Wednesday, January 22, 2014


I’m in my second week at Diospi!  There are two types of mountains that are common here.

The first are the physical mountains that surround the hospital.  The Mirador is one that we climbed this last weekend.  It’s about a 3 mile hike to the top and the great hope of all who climb it is that you can see the taller snow-capped mountains on the other side—which is dependent on whether or not its cloudy.  Unfortunately, during the rainy season here (i.e. now) its not just a matter of looking out your window and realizing its going to be a cloudy day.  Today is a classic example.  This morning when I awoke it was thundering and pouring.  Midday the sun was shining, blue skies, about 70-80 degrees F.  Now at 5p its overcast, thundering , pouring again, and about 50-60 degrees.  So it was rainy and overcast when I awoke Saturday morning. We postponed the hike for an hour hoping the clouds would burn off.  It was overcast (but less so) and not raining when we left.  It was chilly, rainy and overcast when we reached the top, and it stayed that way.  Until way later in the day—long after we’d returned from the hike-- about 5 or 6pm when it was bright blue skies and you could see the snow capped mountains.  Though ironically, despite being overcast, rainy and 50 degrees-ish, nearly everyone who went and wasn’t wearing a hat had red painful necks and faces that night at game night J (supposedly the atmosphere is the thinnest in the whole world in Cusco—thinner than even Australia. Plus the elevation is so great---so you sun burn much more easily). 

The other mountain here is distance and resource barriers.  I started seeing patients Monday.  One of my first patients I had, after talking to her a bit my initial instinct was to do just a couple simple things and have her follow up (i.e. like I would in the US).  But I learned quickly that I had neglected a couple factors/barriers that now significantly influence how I treat my patients here.  Number one, distance.  Many of them come from 4-6 hours away.  Not 15 minutes, like in the states.  Number two, to have the appointment if it’s not an emergency, they often times start lining up the night before to get an appointment coupon.  And many of them will wait in town for 3-5 days trying to get an appointment.  Number three, to be seen is a whole day affair.  Usually we see patients in the morning, order tests, and then discuss the results and treatment regimen in the afternoon.  So it’s better to do a lot of exams/labs/imaging and treatments all at once, then for them to come and only address one problem at a time.  Also, though many of them only have simple, non life threatening chronic diseases/illnesses/issues due to the lack of medications/resources in the government hospitals and the limited number of appointments at Diospi, they’ve never ever really had an evaluation or treatment of their chronic issues.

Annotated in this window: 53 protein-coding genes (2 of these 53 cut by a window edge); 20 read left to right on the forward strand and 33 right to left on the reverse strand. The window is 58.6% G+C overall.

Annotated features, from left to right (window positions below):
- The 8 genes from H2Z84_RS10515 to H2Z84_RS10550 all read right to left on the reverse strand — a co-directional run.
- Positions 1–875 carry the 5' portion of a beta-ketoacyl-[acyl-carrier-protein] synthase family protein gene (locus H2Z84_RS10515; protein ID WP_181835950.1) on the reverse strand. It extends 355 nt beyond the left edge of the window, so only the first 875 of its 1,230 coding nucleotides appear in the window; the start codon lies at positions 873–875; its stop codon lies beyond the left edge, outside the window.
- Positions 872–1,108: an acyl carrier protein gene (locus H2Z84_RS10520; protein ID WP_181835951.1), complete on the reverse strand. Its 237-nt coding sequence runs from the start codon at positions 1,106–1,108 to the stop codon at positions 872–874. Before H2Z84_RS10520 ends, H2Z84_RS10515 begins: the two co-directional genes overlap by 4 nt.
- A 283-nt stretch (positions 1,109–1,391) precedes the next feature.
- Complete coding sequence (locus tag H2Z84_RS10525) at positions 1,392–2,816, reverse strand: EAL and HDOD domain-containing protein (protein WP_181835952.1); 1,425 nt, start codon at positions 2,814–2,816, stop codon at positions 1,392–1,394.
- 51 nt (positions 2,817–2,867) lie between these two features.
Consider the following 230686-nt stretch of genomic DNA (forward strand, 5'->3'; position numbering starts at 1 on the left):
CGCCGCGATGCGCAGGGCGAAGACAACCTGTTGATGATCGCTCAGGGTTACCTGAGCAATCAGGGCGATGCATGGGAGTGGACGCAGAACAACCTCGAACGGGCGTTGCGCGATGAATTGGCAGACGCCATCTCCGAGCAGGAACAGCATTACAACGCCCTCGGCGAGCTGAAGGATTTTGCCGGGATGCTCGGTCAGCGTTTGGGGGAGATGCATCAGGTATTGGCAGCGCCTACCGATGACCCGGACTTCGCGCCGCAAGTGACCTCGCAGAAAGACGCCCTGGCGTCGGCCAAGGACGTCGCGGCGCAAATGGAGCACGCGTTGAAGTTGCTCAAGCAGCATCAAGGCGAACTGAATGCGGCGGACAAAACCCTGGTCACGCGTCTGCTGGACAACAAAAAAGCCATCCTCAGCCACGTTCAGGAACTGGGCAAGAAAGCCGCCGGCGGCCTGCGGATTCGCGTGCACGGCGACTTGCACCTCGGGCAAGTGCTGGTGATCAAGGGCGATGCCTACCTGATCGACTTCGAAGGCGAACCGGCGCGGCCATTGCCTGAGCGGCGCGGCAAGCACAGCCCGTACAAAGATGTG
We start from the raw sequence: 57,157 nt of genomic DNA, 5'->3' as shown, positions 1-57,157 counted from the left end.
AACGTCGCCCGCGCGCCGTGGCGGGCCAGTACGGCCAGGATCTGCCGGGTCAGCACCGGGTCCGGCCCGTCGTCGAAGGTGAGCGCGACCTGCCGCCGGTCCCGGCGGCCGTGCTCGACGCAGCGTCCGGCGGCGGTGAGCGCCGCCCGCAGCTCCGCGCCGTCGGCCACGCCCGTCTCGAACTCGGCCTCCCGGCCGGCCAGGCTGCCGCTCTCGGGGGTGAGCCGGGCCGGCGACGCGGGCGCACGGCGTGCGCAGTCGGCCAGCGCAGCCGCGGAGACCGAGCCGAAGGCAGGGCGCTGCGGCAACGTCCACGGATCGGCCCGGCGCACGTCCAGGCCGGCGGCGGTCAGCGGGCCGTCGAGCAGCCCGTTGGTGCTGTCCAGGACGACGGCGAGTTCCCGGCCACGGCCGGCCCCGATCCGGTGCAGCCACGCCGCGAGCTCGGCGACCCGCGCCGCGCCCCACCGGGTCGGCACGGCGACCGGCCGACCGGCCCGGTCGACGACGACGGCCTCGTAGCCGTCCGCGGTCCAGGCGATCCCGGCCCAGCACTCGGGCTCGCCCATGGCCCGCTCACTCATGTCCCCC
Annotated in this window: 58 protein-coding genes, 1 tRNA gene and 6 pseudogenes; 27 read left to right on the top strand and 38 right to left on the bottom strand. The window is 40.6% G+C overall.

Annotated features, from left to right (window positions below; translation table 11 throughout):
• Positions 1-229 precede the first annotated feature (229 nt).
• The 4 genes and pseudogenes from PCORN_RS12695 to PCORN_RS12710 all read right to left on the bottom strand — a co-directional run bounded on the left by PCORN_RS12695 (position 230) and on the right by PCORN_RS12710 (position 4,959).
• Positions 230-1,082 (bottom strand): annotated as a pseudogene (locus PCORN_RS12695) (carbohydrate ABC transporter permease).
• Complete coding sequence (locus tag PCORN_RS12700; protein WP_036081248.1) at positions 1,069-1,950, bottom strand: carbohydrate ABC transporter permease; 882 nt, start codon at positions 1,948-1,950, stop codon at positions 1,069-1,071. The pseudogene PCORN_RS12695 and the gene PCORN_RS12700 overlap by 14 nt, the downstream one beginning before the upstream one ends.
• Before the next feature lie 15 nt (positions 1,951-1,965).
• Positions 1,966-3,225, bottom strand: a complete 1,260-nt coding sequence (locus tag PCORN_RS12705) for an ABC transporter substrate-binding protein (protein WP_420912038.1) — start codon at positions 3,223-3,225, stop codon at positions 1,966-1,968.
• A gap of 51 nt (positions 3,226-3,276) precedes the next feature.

Please pray for Diospi.  That the resources and staff are able to meet the spiritual, physical and emotional needs of the people of Peru efficiently, effectively and in a sustainable way.
Also, I’m still looking for a place in town to live.  There are a couple other women I may be able to live with.  Please pray that God provides the best place: location (some are 4 minutes walk from the hospital, others are a 30-45 minute walk—which is less favorable when its pouring or in the middle of the night), view, cost (the Peruvians unfairly increase rent because they know that Germans and westerners are moving in and the Peruvians think all Germans are “rich”.  One Peruvian doctor, Luz, who may share a place with me, said that the price given for one place I looked at was comparable to the price one would pay in Lima, which is very westernized, unlike Curahuasi), and quality (the typical Peruvian housing is very basic. Their idea of a kitchen is an open fire outside and a sink/basin outside with one faucet.  Since the number of missionaries in town has been increasing every year, though missionaries come and go, the amount of “acceptable” housing options in town are very limited.  Oftentimes missionaries will have to pay rent in advance to the owner of the house/apartment so that they can afford to make it livable.)


  1. Im glad they have you there friend. I put your picture up in the attending workroom. its also above my desk. press on!

  2. When I lived with my husbands family, it was 6 of us in a 2 bedroom house. We had no bathroom or real kitchen. It was a real experience, pressing, challenging. To have to pour water on yourself to take showers and pop-a-squat for the bathroom and clean dishes in a bucket and wash clothes by hand was a lesson in learning that we are blessed as Americans to live the way we do. We were blessed to live in an apartment with a real kitchen & bathroom for about 6 months. Night and day difference. I hope you find the perfect place for you, that is just what you are looking for and what will give you peace, comfort, and a home feel at the end of a long day when you go home. I know God will provide just that.